Jeanette Winterson's memoir "Why Be Happy When You Could Be Normal?" recounts her surmounting of a childhood with a cruelly disturbed mother through the redemptive power of books. Winterson will discuss her book Wednesday at the Seattle Public Library.
‘Why Be Happy When You Could Be Normal?’
by Jeanette Winterson
Grove Press, 230 pp., $25
“Why Be Happy When You Could Be Normal?” is British writer Jeanette Winterson’s memoir about her rough childhood and her effort to make peace with it. Her often cruel and clearly disturbed adoptive mother looms with ghoulish force over the story, and the fact that as a teenager Winterson came out as a lesbian in her Pentecostal community fans the flames of her persecution.
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But that’s just half the tale. The other half, the most important part, is about a woman who was saved by books.
“Fiction and poetry are doses, medicines,” she writes. “What they heal is the rupture reality makes on the imagination.”
If you buy this line of reasoning — and I certainly do — then it’s worth considering whether Winterson would be the celebrated writer she is without the suffering she endured. I bet yes.
You can be a passionate reader without ever becoming a writer. And even though her bizarre mother was central to her first book — what she calls the “semi-autobiographical” novel “Oranges Are Not the Only Fruit,” in which the main character just happens to be named Jeanette — it takes more than riveting material to match Winterson’s skills.
She is piercingly honest, deeply creative and stubbornly self-confident. You see the same recalcitrance in the child whose mother locked her outside in the Manchester cold or down in the “coal-hole” (Britishisms abound in this book). She weathers such treatment with the staunch belief that “being barely alive, on your own terms, is better than living a bloated half-life on someone else’s terms.”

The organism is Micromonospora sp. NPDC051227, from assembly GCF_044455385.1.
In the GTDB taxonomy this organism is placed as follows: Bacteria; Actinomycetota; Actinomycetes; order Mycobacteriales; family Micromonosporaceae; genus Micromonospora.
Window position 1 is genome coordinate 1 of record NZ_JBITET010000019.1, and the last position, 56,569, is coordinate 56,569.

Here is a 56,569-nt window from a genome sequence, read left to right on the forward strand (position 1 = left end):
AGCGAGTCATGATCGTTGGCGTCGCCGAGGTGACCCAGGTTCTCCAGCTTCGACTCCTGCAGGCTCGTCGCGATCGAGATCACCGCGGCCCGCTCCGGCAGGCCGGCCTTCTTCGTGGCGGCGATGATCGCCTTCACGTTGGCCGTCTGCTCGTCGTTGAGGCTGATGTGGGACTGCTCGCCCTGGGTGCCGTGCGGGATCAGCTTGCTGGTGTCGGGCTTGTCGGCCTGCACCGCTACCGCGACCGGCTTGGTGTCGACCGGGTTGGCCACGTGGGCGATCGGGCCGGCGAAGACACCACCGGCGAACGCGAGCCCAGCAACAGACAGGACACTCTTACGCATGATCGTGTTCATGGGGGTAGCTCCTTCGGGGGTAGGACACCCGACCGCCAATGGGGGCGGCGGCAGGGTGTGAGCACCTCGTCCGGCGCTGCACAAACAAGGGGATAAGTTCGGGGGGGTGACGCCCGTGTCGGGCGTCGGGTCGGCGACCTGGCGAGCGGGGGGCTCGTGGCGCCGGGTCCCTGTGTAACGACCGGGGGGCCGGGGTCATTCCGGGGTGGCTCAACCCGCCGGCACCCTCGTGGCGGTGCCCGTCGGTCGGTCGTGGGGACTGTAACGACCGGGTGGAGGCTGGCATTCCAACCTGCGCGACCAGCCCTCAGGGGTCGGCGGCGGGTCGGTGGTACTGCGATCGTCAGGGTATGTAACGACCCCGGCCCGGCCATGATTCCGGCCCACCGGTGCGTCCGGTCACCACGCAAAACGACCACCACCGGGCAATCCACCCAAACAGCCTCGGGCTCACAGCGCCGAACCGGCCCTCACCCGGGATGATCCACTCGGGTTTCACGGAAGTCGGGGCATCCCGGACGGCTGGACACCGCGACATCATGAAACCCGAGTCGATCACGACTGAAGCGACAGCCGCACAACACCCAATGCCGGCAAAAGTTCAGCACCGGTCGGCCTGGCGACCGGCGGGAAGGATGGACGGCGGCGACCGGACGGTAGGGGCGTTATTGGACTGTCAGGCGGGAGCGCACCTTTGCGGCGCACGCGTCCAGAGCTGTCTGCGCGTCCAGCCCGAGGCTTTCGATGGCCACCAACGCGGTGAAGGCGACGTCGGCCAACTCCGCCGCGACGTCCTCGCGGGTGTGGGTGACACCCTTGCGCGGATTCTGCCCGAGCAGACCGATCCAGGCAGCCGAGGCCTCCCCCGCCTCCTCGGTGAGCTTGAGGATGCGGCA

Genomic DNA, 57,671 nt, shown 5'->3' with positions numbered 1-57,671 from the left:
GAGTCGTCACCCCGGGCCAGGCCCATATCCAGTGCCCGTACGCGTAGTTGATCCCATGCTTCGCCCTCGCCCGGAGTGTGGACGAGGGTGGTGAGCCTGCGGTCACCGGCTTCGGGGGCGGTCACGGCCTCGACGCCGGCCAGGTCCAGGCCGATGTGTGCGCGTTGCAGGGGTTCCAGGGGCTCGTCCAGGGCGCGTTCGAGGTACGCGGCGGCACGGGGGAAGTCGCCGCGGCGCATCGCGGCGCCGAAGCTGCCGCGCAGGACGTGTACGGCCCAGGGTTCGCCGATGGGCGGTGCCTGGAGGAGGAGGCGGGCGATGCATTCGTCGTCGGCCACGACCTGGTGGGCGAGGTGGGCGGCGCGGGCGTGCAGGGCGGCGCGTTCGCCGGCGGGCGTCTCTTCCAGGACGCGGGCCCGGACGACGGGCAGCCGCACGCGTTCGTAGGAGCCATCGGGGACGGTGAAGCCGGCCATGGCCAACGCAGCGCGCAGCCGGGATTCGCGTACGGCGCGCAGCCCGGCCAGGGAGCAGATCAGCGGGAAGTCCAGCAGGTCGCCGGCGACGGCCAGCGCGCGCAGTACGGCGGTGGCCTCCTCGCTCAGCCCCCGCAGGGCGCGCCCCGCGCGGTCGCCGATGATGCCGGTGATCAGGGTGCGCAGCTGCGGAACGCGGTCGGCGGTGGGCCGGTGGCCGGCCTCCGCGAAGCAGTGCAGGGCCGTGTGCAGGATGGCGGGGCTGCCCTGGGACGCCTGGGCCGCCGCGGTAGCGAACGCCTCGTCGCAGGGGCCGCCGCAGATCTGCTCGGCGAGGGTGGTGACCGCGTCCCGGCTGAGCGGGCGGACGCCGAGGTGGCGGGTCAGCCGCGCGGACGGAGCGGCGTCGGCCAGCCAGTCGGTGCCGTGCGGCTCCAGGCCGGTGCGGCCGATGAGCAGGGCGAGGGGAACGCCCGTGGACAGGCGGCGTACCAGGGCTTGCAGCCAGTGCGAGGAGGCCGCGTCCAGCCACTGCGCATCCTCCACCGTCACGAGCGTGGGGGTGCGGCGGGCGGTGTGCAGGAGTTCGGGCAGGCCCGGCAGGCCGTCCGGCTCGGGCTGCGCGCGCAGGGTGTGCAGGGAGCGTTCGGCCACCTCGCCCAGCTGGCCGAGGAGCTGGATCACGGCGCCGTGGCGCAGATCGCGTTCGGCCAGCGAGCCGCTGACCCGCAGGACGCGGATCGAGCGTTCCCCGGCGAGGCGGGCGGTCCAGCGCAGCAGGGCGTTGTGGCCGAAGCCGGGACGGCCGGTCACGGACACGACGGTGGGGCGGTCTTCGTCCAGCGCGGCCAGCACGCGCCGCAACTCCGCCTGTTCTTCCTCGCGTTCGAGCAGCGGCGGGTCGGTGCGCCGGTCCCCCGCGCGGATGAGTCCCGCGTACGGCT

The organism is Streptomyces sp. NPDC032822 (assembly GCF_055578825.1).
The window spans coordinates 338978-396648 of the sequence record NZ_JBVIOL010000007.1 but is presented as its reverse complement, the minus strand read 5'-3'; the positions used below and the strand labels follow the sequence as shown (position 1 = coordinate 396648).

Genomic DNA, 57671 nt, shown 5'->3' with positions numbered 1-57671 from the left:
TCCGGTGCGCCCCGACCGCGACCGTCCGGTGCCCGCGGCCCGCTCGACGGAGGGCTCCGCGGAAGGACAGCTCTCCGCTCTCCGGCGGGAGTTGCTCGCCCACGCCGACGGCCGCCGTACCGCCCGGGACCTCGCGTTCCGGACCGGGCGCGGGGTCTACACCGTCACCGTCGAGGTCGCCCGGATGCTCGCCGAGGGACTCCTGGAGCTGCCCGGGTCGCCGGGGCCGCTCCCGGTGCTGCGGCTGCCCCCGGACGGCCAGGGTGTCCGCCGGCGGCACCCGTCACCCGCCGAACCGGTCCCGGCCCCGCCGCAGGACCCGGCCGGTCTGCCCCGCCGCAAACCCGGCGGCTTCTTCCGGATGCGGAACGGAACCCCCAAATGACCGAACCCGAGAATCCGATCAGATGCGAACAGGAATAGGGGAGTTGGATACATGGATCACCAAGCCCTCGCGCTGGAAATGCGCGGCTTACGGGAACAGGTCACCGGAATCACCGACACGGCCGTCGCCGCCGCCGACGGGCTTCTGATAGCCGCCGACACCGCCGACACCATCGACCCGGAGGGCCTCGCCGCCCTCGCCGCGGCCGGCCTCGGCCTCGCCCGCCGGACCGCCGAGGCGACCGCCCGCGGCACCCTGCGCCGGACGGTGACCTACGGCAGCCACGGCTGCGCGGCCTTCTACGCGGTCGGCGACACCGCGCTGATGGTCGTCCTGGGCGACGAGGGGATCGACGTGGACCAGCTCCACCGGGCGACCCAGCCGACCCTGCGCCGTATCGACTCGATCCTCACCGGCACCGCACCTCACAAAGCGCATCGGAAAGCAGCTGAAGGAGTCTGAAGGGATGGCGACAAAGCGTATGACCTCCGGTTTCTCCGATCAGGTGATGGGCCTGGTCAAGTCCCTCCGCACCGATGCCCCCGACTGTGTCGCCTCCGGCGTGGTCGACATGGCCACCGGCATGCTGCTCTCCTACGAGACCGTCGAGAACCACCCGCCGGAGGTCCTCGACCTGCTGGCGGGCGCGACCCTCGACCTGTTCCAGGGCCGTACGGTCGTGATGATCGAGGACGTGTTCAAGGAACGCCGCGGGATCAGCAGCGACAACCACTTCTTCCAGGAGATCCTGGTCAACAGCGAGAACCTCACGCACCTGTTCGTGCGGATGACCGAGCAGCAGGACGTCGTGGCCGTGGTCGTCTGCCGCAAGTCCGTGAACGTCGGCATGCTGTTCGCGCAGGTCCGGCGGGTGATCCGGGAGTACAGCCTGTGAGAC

With her hellfire-and-damnation theology, “Mrs. Winterson,” as she is called, didn’t care for heterosexual unions, much less the other kind. So Mr. Winterson remains in the shadows through the mother-daughter battles royal, which halt — temporarily — when Winterson walks out into the night and doesn’t come back.
The working-class girl batters her way into Oxford University, feeling like the ill-fated Jude the Obscure in Thomas Hardy’s novel, except “I was determined not to hang myself.”
In spite or because of her uncompromising ways, Winterson’s successes accrue rapidly — literary prizes, adaptation of her first novel for TV, friendships with other noted writers. But such things are noted in passing, secondary to the life of the mind and the demons of the past, which eventually collide.
“I did not know how to love,” Winterson writes, an unsentimental appraisal of her frozen self.
“Nobody can feel too much, though many of us work very hard at feeling too little.
“Feeling is frightening.
“Well, I find it so.”
“Why Be Happy When You Could Be Normal?” — the title taken from a question the depressive Mrs. Winterson once posed — is a testimony to the power of love and the need to feel wanted. But, more than that, it’s a testimony to the words that name the emotions that go with these impulses. This ability is what pulls Winterson out of her “coal-hole” toward a better life.
Not surprisingly for someone who found salvation in literature (but, notably, without denying God), she quotes Coleridge: “What I had, most of all, was the language that books allowed. A way to talk about complexity. A way to ‘keep the heart awake to love and beauty.’ “
Ellen Heltzel is a Portland writer and co-author of “Between the Covers: The Book Babes’ Guide to a Woman’s Reading Pleasures.”